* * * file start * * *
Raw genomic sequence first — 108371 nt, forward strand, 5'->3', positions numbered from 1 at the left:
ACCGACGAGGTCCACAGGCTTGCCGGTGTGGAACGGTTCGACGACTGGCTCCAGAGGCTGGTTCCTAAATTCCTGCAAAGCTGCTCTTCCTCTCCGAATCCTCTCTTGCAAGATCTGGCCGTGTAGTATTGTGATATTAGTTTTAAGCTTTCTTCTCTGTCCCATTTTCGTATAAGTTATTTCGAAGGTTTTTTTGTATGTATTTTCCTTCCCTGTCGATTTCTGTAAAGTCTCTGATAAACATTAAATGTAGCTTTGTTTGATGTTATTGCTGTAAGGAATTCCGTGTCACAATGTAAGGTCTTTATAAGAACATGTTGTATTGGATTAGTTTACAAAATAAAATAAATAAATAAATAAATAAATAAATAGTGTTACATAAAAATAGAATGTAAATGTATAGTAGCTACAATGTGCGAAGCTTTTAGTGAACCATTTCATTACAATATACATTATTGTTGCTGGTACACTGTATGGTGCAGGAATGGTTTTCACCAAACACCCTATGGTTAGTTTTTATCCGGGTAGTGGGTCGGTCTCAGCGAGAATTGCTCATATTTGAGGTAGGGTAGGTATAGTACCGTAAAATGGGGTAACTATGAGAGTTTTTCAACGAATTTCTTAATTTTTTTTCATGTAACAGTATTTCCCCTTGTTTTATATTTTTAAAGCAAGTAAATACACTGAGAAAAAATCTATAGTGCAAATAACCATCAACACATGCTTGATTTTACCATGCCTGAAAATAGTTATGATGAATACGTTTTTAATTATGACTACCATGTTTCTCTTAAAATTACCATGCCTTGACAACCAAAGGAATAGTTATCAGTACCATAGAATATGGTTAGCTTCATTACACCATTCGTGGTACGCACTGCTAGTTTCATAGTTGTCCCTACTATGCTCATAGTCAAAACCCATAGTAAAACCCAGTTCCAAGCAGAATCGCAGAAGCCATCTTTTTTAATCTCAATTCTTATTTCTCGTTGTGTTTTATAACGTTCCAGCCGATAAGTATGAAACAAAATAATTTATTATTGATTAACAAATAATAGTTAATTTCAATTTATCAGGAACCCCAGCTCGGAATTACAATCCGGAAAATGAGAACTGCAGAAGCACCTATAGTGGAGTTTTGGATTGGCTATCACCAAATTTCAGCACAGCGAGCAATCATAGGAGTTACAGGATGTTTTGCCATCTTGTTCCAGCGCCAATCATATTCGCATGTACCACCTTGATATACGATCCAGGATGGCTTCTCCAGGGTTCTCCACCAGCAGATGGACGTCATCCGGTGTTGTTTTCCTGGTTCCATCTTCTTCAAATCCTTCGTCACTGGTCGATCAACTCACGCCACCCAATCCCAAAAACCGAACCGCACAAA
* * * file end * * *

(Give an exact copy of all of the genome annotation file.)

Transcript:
Raw genomic sequence first — 108371 nt, forward strand, 5'->3', positions numbered from 1 at the left:
ACCGACGAGGTCCACAGGCTTGCCGGTGTGGAACGGTTCGACGACTGGCTCCAGAGGCTGGTTCCTAAATTCCTGCAAAGCTGCTCTTCCTCTCCGAATCCTCTCTTGCAAGATCTGGCCGTGTAGTATTGTGATATTAGTTTTAAGCTTTCTTCTCTGTCCCATTTTCGTATAAGTTATTTCGAAGGTTTTTTTGTATGTATTTTCCTTCCCTGTCGATTTCTGTAAAGTCTCTGATAAACATTAAATGTAGCTTTGTTTGATGTTATTGCTGTAAGGAATTCCGTGTCACAATGTAAGGTCTTTATAAGAACATGTTGTATTGGATTAGTTTACAAAATAAAATAAATAAATAAATAAATAAATAAATAGTGTTACATAAAAATAGAATGTAAATGTATAGTAGCTACAATGTGCGAAGCTTTTAGTGAACCATTTCATTACAATATACATTATTGTTGCTGGTACACTGTATGGTGCAGGAATGGTTTTCACCAAACACCCTATGGTTAGTTTTTATCCGGGTAGTGGGTCGGTCTCAGCGAGAATTGCTCATATTTGAGGTAGGGTAGGTATAGTACCGTAAAATGGGGTAACTATGAGAGTTTTTCAACGAATTTCTTAATTTTTTTTCATGTAACAGTATTTCCCCTTGTTTTATATTTTTAAAGCAAGTAAATACACTGAGAAAAAATCTATAGTGCAAATAACCATCAACACATGCTTGATTTTACCATGCCTGAAAATAGTTATGATGAATACGTTTTTAATTATGACTACCATGTTTCTCTTAAAATTACCATGCCTTGACAACCAAAGGAATAGTTATCAGTACCATAGAATATGGTTAGCTTCATTACACCATTCGTGGTACGCACTGCTAGTTTCATAGTTGTCCCTACTATGCTCATAGTCAAAACCCATAGTAAAACCCAGTTCCAAGCAGAATCGCAGAAGCCATCTTTTTTAATCTCAATTCTTATTTCTCGTTGTGTTTTATAACGTTCCAGCCGATAAGTATGAAACAAAATAATTTATTATTGATTAACAAATAATAGTTAATTTCAATTTATCAGGAACCCCAGCTCGGAATTACAATCCGGAAAATGAGAACTGCAGAAGCACCTATAGTGGAGTTTTGGATTGGCTATCACCAAATTTCAGCACAGCGAGCAATCATAGGAGTTACAGGATGTTTTGCCATCTTGTTCCAGCGCCAATCATATTCGCATGTACCACCTTGATATACGATCCAGGATGGCTTCTCCAGGGTTCTCCACCAGCAGATGGACGTCATCCGGTGTTGTTTTCCTGGTTCCATCTTCTTCAAATCCTTCGTCACTGGTCGATCAACTCACGCCACCCAATCCCAAAAACCGAACCGCACAAA